December 4, 2022

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Online grocery shopping is an incredibly convenient way to shop while avoiding crowded aisles and rogue shopping carts in the parking lot. Though it’s not for those who want to pick their own fruit or get the double coupon discount on pasta, shopping for your groceries online is a great way to save time if you’re willing to relinquish some control. 
Of course, you should expect to pay a bit more than you would if you shopped yourself. Most online grocery stores and delivery programs include subscription costs, delivery fees, and the option to tip your shopper or driver — which we suggest you do. Some services have steeper fees than others, but all are convenient ways to get what you need. 
In our guide to the best online grocery stores, we break down all the costs, how the services work, and more, to ensure your produce and pantry items arrive fresh and in a timely manner. Learn more about how Insider Reviews tests and researches kitchen products and services.
Best for shopping local: Instacart
Instacart partners with local grocery and convenience stores in your area, doesn’t require a membership to shop, and is available in most ZIP codes throughout the country.
Best for bulk items: Boxed
Boxed delivers bulk items at discount prices without a membership fee and the delivery fee is waived for all orders over $49.
Best on a budget: Walmart
You can get the same low prices with Walmart Grocery as you’ve come to expect with the big-box store.
Best for Amazon Prime members: Amazon Fresh
Access to AmazonFresh is included with your Prime membership, and you’ll get free delivery on grocery orders over $50.
Best for organic groceries: Thrive Market
If you prefer organic, Thrive Market has a huge selection of snacks, pantry staples, and more.
Best for sustainability: Misfits Market
Misfits Market offers an easy-to-navigate site with a broad array of sustainably sourced and organic grocery items.
Best online Asian market: Umamicart
Umamicart is a fast, affordable, user-friendly grocery delivery service specializing in Southeast Asian, East Asian, and Asian-American produce and products.
Instacart partners with local grocery and convenience stores in your area, doesn’t require a membership to shop, and is available in most ZIP codes throughout the country.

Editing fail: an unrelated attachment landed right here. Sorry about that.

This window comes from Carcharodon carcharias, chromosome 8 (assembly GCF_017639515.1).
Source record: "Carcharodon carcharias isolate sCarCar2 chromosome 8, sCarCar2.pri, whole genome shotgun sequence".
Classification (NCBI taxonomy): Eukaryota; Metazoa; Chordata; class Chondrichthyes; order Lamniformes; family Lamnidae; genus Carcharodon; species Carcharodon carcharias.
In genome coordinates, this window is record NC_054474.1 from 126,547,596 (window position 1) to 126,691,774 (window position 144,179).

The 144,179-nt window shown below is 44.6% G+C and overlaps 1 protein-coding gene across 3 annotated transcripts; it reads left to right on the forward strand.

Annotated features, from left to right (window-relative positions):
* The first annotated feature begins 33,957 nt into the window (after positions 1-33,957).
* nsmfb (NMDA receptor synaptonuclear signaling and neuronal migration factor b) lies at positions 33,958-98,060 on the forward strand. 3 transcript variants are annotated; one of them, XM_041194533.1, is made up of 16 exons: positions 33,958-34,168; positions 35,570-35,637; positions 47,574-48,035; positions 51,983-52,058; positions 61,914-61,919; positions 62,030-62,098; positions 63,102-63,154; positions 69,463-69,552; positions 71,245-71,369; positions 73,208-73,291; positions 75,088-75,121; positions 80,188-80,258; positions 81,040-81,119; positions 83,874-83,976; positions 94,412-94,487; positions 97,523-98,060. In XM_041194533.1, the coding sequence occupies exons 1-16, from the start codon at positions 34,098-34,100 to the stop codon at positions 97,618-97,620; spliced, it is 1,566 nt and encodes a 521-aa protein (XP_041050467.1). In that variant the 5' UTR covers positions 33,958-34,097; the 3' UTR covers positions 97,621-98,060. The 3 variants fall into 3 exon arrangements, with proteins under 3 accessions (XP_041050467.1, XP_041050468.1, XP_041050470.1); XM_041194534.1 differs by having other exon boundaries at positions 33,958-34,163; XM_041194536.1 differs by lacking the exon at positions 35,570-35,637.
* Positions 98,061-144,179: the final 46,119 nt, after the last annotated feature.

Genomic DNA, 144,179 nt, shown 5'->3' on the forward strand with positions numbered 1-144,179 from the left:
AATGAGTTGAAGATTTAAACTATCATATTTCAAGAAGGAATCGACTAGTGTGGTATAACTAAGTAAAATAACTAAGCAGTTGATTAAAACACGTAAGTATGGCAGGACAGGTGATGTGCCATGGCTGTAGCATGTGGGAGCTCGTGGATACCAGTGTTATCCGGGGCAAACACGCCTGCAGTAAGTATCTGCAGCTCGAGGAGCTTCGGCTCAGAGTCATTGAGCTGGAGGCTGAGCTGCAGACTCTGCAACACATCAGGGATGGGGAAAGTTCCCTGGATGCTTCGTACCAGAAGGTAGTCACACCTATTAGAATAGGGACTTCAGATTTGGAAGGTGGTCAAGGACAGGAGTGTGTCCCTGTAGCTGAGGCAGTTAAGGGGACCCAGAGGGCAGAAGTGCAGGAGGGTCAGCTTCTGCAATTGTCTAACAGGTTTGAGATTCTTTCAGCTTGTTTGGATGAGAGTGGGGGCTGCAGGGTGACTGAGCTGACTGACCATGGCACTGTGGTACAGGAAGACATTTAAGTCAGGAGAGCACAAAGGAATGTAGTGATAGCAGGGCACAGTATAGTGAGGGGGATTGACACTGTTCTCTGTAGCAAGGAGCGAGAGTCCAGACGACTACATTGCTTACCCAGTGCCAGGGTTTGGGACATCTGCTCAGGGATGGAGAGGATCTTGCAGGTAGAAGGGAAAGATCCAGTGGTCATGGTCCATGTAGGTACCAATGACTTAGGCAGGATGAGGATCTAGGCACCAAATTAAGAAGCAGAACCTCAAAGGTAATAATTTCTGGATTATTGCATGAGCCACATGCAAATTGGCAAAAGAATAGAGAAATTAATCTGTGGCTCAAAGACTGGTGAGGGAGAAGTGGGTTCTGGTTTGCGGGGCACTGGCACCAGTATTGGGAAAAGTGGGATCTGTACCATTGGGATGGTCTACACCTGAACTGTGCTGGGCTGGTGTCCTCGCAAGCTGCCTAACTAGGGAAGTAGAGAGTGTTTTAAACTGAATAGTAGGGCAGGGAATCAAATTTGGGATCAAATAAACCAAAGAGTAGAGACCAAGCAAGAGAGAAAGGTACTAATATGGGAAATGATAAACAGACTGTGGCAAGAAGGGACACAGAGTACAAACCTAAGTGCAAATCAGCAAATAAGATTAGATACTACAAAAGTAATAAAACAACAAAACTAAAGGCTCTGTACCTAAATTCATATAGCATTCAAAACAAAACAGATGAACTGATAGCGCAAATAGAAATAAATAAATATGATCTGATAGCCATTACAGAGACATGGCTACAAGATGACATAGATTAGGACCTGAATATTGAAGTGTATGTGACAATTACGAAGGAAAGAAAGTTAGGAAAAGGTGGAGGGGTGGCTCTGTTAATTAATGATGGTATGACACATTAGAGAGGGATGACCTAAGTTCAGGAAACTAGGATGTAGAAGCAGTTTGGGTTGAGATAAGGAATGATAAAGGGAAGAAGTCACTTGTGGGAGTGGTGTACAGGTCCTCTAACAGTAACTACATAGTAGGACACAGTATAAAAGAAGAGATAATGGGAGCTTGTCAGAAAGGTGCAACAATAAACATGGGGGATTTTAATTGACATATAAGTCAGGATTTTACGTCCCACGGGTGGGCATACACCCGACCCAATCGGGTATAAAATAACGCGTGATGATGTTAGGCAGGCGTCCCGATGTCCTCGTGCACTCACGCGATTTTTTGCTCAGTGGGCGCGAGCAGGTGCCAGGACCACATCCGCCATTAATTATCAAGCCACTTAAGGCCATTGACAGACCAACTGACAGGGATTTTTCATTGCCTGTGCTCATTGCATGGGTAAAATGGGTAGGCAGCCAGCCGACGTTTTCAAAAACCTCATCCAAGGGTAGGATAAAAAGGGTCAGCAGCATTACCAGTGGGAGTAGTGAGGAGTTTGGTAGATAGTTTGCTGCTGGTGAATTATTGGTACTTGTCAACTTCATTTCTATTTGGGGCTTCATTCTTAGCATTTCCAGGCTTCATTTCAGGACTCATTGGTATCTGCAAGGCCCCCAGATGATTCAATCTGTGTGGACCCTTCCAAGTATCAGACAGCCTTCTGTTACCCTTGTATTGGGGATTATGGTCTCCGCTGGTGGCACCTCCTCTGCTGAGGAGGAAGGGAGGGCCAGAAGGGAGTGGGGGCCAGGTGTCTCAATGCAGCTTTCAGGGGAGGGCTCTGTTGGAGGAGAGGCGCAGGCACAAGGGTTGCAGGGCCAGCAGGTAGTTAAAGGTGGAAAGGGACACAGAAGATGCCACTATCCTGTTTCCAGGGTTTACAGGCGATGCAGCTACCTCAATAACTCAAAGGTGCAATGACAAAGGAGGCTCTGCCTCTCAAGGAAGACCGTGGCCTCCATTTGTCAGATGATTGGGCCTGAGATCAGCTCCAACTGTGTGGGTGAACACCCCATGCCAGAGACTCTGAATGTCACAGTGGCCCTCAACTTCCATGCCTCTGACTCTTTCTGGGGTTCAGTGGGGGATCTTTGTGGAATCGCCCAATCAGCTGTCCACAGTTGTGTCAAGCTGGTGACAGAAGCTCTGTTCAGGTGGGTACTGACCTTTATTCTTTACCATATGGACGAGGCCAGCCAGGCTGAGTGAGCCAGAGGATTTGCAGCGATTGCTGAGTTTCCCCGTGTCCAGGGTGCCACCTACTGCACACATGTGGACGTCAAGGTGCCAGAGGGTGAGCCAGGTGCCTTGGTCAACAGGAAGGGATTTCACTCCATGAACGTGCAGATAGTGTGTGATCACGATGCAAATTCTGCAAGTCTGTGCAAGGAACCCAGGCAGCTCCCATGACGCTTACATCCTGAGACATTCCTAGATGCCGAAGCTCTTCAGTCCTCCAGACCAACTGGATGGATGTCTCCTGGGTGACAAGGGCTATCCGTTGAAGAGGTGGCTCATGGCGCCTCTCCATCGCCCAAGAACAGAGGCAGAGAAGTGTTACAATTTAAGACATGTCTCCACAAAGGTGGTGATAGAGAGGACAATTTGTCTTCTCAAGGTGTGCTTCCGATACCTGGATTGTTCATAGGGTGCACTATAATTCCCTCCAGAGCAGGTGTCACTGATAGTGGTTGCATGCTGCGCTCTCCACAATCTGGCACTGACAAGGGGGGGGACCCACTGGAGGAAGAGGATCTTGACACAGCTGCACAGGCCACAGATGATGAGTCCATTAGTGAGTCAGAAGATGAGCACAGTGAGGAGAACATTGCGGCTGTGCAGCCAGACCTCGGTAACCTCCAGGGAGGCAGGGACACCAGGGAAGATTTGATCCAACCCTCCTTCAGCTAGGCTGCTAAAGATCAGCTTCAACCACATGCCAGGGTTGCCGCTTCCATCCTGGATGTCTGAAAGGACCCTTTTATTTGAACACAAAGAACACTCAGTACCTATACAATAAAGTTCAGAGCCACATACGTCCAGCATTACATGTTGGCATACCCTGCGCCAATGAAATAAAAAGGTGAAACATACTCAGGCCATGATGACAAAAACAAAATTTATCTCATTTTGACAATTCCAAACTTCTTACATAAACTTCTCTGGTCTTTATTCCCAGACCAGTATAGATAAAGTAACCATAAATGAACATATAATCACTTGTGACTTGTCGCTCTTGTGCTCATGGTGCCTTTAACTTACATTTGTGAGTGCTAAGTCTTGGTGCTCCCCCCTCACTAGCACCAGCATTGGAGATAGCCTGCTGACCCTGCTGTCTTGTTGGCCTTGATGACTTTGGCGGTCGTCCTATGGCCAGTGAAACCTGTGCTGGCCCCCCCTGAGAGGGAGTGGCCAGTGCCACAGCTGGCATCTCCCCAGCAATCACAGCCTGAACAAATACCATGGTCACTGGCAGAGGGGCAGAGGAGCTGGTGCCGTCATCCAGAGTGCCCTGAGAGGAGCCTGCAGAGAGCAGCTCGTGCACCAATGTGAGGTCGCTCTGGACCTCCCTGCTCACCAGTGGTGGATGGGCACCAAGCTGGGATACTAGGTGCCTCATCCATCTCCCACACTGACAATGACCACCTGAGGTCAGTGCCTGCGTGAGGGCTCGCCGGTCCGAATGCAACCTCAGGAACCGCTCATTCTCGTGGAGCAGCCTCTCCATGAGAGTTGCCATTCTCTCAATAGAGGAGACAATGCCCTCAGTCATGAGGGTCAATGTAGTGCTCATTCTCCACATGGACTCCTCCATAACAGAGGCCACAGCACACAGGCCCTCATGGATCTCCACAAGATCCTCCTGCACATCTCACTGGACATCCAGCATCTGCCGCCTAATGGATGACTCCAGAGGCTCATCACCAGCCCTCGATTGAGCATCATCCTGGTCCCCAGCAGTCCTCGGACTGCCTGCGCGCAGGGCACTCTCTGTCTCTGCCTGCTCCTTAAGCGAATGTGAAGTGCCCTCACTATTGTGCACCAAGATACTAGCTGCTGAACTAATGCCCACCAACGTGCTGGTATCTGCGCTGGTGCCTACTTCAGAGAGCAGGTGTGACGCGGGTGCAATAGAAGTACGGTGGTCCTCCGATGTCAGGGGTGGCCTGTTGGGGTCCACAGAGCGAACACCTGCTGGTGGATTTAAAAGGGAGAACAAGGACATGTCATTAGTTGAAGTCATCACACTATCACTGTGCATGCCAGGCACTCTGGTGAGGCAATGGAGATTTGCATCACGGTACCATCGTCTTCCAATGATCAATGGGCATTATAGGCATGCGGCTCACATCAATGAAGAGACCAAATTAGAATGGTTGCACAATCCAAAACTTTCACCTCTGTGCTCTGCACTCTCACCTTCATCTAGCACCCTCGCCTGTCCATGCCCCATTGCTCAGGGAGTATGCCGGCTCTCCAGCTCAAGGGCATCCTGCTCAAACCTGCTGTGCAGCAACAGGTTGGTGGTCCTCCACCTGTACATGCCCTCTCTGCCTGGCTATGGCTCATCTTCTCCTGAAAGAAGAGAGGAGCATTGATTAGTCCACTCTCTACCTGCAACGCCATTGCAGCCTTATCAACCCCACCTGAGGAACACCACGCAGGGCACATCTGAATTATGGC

Pros: Shop via your local grocery store, no membership required, most widely available grocery delivery service
Cons: 5% service fee, delivery fees go up at more popular times
Instacart is the industry leader in grocery delivery, serving 85% of households in the United States. Its far reach is due to its strategy of partnering with local grocery stores, so you can shop the stores you already trust and patronize.
To start, you simply enter your ZIP code and your e-mail address. From there, you select the store you want to shop from — I had 29 options to shop from in my Brooklyn neighborhood including Fairway, Shop Rite, and even non-grocery stores like Petco, CVS, Walgreens, and Target.
With Instacart, your order will be handled by one of their shoppers who goes to the store, shops for your items, and then delivers them to you the same day. You’ll be able to chat with your shopper while they at the store and discuss any replacements or refunds for out of stock items in your order. 
You’ll find many of the prices on Instacart are the same as in store, but expect to pay a 5% service fee, a delivery fee (starting at $3.99 and increasing for faster delivery), and a tip to your driver. If you’re a frequent Instacart user, we recommend the Instacart Express membership; it’s $99 for the year, but gets you free delivery and no service fees and will pay for itself if you place at least two orders a month. 
Read our full review of Instacart.
Boxed delivers bulk items at discount prices without a membership fee and the delivery fee is waived for all orders over $49.
Pros: No membership required, prices match or beat big-box bulk stores like Costco
Cons: Doesn’t sell perishable items like produce 
When you think of bulk grocery shopping, big-box membership-oriented stores like Costco or Sam’s Club probably come to mind. But if you’re looking to buy in bulk, save while doing it, and avoid membership fees, Boxed is here to make that a reality.
You’ll find all your favorite brands in oversized quantities at wholesale prices. Its private brand, Prince & Spring, also offers household essentials for excellent value and quality. 
Insider Reviews freelancer Holly Johnson used Boxed to order staples for her family, and she was thrilled to find such low prices. She wrote, “Using Boxed for bulk supplies lets me keep my grocery orders to a minimum while getting good prices on the staples my family loves. I know because I have taken the time to compare pricing for bulk purchases at Costco and Amazon, and Boxed is comparable or better most of the time.”
Small and handy perks, including free samples with your order, a group ordering feature, and a convenient reorder feature, also make shopping easier. Be on the lookout for frequent coupon deals. 
Keep in mind that Boxed only sells non-perishables at this time. 
Read our full Boxed review.
You can get the same low prices with Walmart Grocery as you’ve come to expect with the big-box store.
Pros: Prices are the same as in-store, no service fees beyond the $9.95 delivery, free pick-up option, free delivery for Walmart+ members
Cons: Can only schedule for same-day or next-day delivery, can’t see delivery availability until after you fill your cart